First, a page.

Stephen’s beautiful books on birds make for great armchair reading. Stephen Moss is one of our leading nature writers (he even teaches nature writing at Bath Spa University). Passionate at sharing his vast knowledge with others, he is president of Somerset Wildlife Trust and has worked with Sir David Attenborough, Simon King and Bill Oddie. Chris Packham calls Stephen a ‘superb naturalist and writer’.
Whether you just enjoy looking at birds out of your window, you are a passionate ‘twitcher’ or a full-blown ornithologist, you are likely to discover things in these books, that make you a firm fan of our feathered friends.
- The Robin: A Biography follows a year in the life of the most familiar bird in our gardens. But how much do really know, other than that robins are territorial and popular on Christmas cards? Join the robin as he enters the world as an egg, through nesting, courtship, song, feeding, migration and an early death (most robins only live a year).
- The Wren: A Biography traces our most common bird (8.5 million breeding pairs). This tiny bird has the loudest song by size and will live in city gardens to blustery moors and islands. Always on the move, this captivating and beautiful biography is sure to delight.
- The Swallow: A Year in the Life also traces one of our most common birds. Learn of the swallow’s journey from its epic migration, and find more info on these extraordinary little birds.
- The Twelve Birds of Christmas is a lovely book that digs beneath the surface of some of our most popular Christmas carols, in this ornithological celebration of the festive season. Stephen Moss explores the place of 12 of our native birds in history, culture and landscape. From grey partridges to mute swans and from turtle doves to nightjars, you’ll adore this.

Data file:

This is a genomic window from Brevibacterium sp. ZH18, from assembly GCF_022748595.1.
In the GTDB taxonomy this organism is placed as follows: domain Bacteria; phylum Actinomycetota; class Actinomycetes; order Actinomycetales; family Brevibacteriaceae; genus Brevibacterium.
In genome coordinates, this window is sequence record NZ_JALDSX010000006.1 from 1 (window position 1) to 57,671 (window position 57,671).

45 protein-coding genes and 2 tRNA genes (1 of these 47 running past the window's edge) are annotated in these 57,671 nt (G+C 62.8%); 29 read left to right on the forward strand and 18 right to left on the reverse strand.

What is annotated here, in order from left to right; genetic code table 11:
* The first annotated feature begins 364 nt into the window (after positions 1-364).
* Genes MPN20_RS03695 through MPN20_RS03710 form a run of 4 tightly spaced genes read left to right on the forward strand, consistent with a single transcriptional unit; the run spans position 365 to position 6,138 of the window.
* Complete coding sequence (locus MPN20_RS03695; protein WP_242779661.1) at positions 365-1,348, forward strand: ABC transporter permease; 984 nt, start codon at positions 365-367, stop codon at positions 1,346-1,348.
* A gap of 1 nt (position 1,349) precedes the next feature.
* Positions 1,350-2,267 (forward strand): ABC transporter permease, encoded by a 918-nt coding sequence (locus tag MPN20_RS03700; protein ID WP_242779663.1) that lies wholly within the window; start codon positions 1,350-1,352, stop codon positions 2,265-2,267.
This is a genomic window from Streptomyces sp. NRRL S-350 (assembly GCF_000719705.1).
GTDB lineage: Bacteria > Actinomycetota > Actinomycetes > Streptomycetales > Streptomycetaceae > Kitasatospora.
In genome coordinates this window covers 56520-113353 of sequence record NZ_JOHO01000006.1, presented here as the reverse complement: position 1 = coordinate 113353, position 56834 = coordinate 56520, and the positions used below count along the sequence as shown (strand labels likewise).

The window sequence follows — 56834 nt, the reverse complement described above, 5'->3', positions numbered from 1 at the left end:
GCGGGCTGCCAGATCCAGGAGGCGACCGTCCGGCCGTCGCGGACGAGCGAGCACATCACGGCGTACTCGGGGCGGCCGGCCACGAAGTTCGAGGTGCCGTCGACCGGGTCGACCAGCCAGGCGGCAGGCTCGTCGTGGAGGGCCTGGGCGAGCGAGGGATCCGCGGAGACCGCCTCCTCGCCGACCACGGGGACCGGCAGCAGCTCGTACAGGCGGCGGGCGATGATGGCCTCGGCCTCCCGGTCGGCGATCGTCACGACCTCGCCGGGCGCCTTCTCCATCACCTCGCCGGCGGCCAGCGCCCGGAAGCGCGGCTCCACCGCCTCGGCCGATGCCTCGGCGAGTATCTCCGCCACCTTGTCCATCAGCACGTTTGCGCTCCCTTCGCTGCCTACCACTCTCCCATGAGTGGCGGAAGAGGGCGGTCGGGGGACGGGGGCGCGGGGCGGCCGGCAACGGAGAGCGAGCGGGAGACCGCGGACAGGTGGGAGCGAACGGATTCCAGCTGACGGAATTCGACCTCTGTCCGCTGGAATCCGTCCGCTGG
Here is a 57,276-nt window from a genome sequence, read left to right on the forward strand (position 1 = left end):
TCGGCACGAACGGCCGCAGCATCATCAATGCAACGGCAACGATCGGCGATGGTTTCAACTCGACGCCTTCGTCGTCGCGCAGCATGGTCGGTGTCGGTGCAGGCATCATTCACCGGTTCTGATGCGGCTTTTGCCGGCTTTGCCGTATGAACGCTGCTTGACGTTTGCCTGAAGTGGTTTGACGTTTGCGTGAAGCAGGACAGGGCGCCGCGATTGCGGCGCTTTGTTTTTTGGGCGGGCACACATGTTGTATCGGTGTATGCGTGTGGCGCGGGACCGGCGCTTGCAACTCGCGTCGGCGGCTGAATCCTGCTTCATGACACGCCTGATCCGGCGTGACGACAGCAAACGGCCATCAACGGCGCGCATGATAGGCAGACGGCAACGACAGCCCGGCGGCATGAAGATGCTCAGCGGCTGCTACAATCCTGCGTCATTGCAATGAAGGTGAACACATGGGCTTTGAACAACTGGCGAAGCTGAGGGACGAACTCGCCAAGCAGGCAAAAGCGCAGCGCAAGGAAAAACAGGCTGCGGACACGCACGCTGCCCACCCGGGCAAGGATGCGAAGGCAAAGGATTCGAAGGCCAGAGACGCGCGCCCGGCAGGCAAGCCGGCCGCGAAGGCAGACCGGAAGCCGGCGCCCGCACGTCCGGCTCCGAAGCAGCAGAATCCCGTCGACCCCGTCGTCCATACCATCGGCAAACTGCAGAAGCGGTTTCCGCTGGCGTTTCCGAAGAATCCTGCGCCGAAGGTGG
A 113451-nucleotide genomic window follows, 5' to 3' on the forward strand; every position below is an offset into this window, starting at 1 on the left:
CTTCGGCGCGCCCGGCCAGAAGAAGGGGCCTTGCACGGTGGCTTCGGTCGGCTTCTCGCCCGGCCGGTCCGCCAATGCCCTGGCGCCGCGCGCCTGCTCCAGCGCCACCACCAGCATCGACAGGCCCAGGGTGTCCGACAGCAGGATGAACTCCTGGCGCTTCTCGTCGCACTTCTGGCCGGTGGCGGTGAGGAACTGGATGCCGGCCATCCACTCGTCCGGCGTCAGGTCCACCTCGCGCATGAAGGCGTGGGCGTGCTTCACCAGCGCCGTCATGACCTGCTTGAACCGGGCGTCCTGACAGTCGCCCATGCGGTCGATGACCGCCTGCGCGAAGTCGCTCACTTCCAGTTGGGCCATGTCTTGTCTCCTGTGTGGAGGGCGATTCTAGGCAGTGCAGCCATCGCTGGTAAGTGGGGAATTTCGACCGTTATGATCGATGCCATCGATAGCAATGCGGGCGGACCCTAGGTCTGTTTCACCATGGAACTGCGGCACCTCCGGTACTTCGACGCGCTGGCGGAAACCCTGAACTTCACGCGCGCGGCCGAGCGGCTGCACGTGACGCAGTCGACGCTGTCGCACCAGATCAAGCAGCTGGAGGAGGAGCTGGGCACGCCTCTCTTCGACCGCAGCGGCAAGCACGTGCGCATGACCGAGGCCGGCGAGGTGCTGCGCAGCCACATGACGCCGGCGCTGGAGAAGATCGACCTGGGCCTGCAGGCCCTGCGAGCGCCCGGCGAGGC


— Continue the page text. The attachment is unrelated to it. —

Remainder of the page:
- Urban Aviary is a unique guide to the unusual (and often surprising) birds that soar above our cities. Not just standard urban birds, parakeets have been known to fly wild. And we also visit abroad, to meet penguins in Capetown, pelicans in San Francisco and starlings in Rome.
- Mrs Moreau’s Warbler is a fun book on how birds got their names. Swallow and starling, puffin and peregrin, blue tit and blackcap. We use these names so often, that few of us ever pause to wonder of their origins. What do they mean? Where did they come from? And who created them?
Stephen’s Wonderful Books on Wildlife
Not just an expert on birds, here are more books to learn about our native creatures. Nature journalist Peter Marren writes that Stephen is ‘blessed with almost unlimited knowledge’:
- The Accidental Countryside: Hidden Havens for Britain’s Wildlife goes in search of the hidden corners of Britain, where wildlife survives against the odds. From Shetland’s Iron Age stone structures to London’s most modern skyscrapers (and from lowly railway cuttings to ornate stately gardens), Moss reveals the unlikely oases where wildlife thrives in areas originally created for human purposes. Learn how wildlife (for once) is taking advantage of us!
- Wild Kingdom: Bringing Back Britain’s Wildlife was shortlisted for the Wainwright Prize. Stephen takes us on a UK-wide journey from inner cities to the Scottish islands, to see how our wild friends are doing. How we can help our hares, hedgehogs, skylarks, water voles and house sparrows? The book also has good news: otters and beavers have returned to the rivers and peregrines have taken up residence, in the heart of London. It also touches on endangered red squirrels (see why grey squirrels are not to blame).